• [Nice Handmade Damascus Art]-The layers carbon steel and Japanese VG10 core are repeatedly forged together by...
  • [Special Titanium Alloy and Rosewood Handle]-Gradient blue titanium alloy is decorated in the bottom of the retro...
  • [Real Leather Sheath]-It is made of cowhide and wax rope.Then it is hand made by craftmen.Belt hole back makes it...
  • [Versatile and Convenient]-In addition to the cutting function, there is an emergency hammer at the bottom. It is an...

FAQs: Edc Knives

What do you use your EDC knife for?

It is intended to do everyday tasks that require a sharp knife, such as opening packages or envelopes, cutting strings and tags, or other small chores.

What should I look for in an EDC knife?

An EDC knife should be small and lightweight, so you don't have to feel the inconvenience of carrying it around every day. Yet, it should also be large enough to be comfortable in your hands and to cut effectively.

What is a good weight for a knife?

EDC knives weigh between 1-8 ounces and have an average weight of around 4 ounces.

What is the best blade length?

A good survival knife will have a length of between 4 and 8 inches. For pocket (EDC) knives smaller than 4 inches are better, but anything larger is more dangerous and can lead to machete-like injuries. A 5-6 inches blade is more comfortable for me.

Does knife size include handle?

The handle is not included in the knife's length. The length of the knife is measured from the tip of its blade to the bolster.

How long is the average knife handle?

The average knife handle is between 0.75 inches to 1 inch at its shortest point and 1.25 inches to 1.5 inches at its highest. Your knife might end up being larger than the dimensions if you choose a unique knife design such as a Wharncliffe knife or Tanto knife. However, they are a good starting point.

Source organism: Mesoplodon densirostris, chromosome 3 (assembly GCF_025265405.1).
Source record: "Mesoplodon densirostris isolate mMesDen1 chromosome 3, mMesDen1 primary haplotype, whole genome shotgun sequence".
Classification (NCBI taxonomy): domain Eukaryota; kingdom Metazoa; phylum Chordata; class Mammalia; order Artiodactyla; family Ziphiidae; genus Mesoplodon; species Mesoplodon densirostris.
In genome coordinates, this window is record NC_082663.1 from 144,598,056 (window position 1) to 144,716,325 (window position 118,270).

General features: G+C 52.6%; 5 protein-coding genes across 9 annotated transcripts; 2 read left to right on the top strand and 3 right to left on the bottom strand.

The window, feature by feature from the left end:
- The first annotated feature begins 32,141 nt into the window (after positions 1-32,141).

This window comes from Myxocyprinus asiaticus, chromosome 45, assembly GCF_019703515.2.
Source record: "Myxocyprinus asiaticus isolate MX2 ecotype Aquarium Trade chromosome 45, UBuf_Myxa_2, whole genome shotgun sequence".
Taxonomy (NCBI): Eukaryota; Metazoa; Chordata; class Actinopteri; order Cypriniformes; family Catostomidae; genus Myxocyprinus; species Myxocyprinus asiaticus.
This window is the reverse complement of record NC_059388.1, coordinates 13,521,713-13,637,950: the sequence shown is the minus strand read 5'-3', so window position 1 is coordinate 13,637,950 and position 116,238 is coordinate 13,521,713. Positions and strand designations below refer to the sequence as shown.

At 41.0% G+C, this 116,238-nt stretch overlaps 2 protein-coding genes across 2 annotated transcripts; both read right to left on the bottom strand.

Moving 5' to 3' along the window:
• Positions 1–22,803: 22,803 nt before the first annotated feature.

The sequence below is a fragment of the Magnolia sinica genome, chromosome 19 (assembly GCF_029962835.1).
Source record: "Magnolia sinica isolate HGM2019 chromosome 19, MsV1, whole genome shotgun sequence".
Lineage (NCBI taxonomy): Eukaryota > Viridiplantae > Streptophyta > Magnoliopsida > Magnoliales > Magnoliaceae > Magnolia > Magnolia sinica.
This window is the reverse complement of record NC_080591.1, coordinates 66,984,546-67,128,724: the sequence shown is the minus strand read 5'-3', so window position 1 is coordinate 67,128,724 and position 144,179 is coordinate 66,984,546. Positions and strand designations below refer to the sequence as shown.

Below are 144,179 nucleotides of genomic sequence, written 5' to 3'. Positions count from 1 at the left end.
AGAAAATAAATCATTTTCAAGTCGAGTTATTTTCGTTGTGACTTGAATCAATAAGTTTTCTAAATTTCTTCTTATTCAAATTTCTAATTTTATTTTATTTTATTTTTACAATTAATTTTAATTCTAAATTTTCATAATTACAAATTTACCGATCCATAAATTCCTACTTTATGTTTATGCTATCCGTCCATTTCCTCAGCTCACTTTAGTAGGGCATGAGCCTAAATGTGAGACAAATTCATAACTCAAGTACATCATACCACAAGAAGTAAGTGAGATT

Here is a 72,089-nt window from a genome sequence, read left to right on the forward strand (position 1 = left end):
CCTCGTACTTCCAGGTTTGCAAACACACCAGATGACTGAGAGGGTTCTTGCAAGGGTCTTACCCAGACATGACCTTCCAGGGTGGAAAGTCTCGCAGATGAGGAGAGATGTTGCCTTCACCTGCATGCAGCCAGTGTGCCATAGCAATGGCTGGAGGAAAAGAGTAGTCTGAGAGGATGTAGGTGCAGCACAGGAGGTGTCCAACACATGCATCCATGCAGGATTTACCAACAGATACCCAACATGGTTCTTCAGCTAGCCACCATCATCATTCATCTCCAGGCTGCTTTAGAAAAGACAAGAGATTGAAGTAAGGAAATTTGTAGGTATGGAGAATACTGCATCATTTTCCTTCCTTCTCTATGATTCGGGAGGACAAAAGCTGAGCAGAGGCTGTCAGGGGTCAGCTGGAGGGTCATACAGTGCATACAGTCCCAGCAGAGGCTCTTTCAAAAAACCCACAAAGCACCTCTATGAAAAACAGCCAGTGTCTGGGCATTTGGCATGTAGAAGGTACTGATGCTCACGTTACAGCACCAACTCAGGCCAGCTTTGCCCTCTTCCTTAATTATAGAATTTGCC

Where do you keep your knife?

For a right-handed user, the most common knife sheath position would be at 3:00; for a lefty, it would be at 9. Your dominant hand should be on the same side. This will be your right side if you use your knife with your right hand.

What pocket should I keep my knife in?

Many people keep their knives in their pants pockets. While you can carry your knife in your jacket, cargo pants, or keychain, the pants pocket is ideal for quick access and safe storage. You'll want to keep the blade's tip pointed up in that pocket.

How often do you use your EDC knife?

LeFort says that his EDC is the one he uses every day. Therefore, he sharpens it every two to three months. You should also consider how often you use your knife and what it does to the blade.

Are EDC knives legal?

Citizens may carry any folding knife. However, a fixed blade such as a blade or dagger must be open-carried in a sheath at their waist. Knives that are disguised as other objects are not allowed under this law. Knives that measure more than 2 inches in length are prohibited in public places, including vehicles.

Buyer's Guide: Edc Knives

Buyer's Guide: What To Look For An EDC Knives Steel

It doesn't matter if your level is advanced or not everyday carry user; choosing a pocket knife can seem overwhelming if you don't know what you want. There are many things to consider, from the shape and size to the materials used in their construction. This is especially true when you have a specific purpose for your knife. The knife you end up carrying might be more valuable than the one you've prepared, like if you got stuck in a survival situation.

The steel that was used to make the knife's blade is something you should pay close attention to when looking for a new knife. It may be crucial to the longevity and utility of your knife. How can one determine which steel is best for an EDC tool? It's not an easy path, but we can confirm it. We've done the legwork for you to help you gain a better understanding of the world of blades in our ultimate guide EDC knife Steel. The following explanation will help you make an informed decision about whether you are looking for a robust, outdoor-ready bowie knife or a budget folder to get through your day.

Things to Look Out For

It is vital that you know the importance of knife steel when purchasing an EDC blade. No system can tell you the quality of steel by simply looking at its name. Steel manufacturers name the material based on their internal systems. 

There are still factors that you can look out for to get a better idea of the knife's quality. One of these metrics can be referred to as a standard, meaning it is associated with a specific numerical value. Others are more general to give you an idea of what you will get. Here are the most common and important: